Exchange inventory with a receipt form

For purposes of this Guide, you exchange inventory when either:

  • You return one or more previously purchased inventory items to a supplier and receive different inventory items from the supplier, or
  • A customer returns one or more previously sold inventory items to you and receives different inventory items from you,

and no credit is involved in the transaction. That means:

  • Neither Accounts receivable from a customer nor Accounts payable to a supplier is adjusted, and
  • No credit or debit note is involved.

In other words, an exchange occurs when all movement of funds and inventory is accomplished in a single transaction. If the items exchanged are not of equal value, movement of funds can be via bank or cash transaction. If the customer or supplier will owe money to after the exchange, use a receipt form to record the transaction.

Technically, an exchange can be recorded with a receipt or payment, regardless of whether either party to the transaction owes the other money or who owes money to whom. However, your records will be easier to understand if you use a receipt form when the other party owes you money.

Returning goods to a supplier

Conceptually, exchanging inventory with a supplier is equivalent to you selling back the item(s) you originally purchased from the supplier and buying new item(s) from the supplier. In fact, you could enter two separate transactions. But there is a simpler way that produces identical results.

In the Receipts tab, click on New Receipt:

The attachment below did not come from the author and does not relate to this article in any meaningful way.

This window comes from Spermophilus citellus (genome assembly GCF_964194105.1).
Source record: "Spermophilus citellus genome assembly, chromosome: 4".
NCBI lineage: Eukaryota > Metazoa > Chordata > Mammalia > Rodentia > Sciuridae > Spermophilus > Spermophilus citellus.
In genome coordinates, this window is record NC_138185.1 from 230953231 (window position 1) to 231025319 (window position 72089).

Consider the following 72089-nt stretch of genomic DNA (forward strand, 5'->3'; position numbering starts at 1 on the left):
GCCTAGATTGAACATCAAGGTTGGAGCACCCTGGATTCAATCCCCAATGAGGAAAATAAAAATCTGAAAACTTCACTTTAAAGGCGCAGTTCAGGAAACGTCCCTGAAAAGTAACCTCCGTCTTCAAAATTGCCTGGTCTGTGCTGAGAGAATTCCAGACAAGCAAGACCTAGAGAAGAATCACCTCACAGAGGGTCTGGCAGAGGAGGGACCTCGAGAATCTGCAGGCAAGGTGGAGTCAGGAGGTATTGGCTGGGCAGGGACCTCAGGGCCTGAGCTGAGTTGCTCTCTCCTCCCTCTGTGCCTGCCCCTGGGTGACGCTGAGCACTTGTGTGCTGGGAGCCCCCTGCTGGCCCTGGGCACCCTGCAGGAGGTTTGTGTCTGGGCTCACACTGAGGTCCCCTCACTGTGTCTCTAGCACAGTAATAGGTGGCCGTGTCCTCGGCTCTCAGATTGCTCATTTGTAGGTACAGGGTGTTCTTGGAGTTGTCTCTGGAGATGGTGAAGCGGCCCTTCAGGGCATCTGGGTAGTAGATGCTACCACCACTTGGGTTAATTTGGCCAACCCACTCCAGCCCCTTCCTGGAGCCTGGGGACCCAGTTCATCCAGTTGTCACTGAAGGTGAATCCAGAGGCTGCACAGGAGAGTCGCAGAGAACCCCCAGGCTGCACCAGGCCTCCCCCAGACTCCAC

On the receipt form, list all inventory items you are returning to the supplier and their quantities. Include any tax code that was applied to the original sale.

Next, list all inventory items the supplier is furnishing in the exchange and their quantities. Because you are effectively paying money for the replacement item(s) rather than receiving it, enter the replacement quantities as negative numbers. Again, include any applicable tax code.

Click Create to record the exchange.

Brilliant Industries previously purchased a ceramic table lamp from Edison Electrical Supply. Brilliant realizes it purchased the wrong product and wants to exchange the lamp for a lamp kit. Because these are wholesale transactions, no tax is assessed on any portion of the transaction.

Prior to the exchange, Brilliant’s Inventory Items list reveals it owns 32 table lamps and 12 lamp kits:

The receipt form is completed as shown below. Note the negative quantity for the replacement item:

Because the returned item is worth more than the replacement item, Edison owes Brilliant 272.00. When the transaction is complete, inventory quantities have been adjusted. Table lamps have decreased by 1 and lamp kits have increased by 1:

If replacement items are worth more than returned items, you will owe the supplier additional money. This will be shown by a negative total. (A negative receipt is the same as a payment.)

Customer returns goods

When a customer exchanges inventory, you are effectively selling replacement items and buying back the items you originally sold. The procedure for recording the transaction is basically the same as the one described above:

  • Enter a new receipt to either a cash or bank account.
  • Enter returned item(s) you receive with positive quantities.
  • Enter replacement item(s) you provide the customer with negative quantities.
  • A positive receipt total means the customer owes you additional money. A negative receipt total means you owe the customer money.
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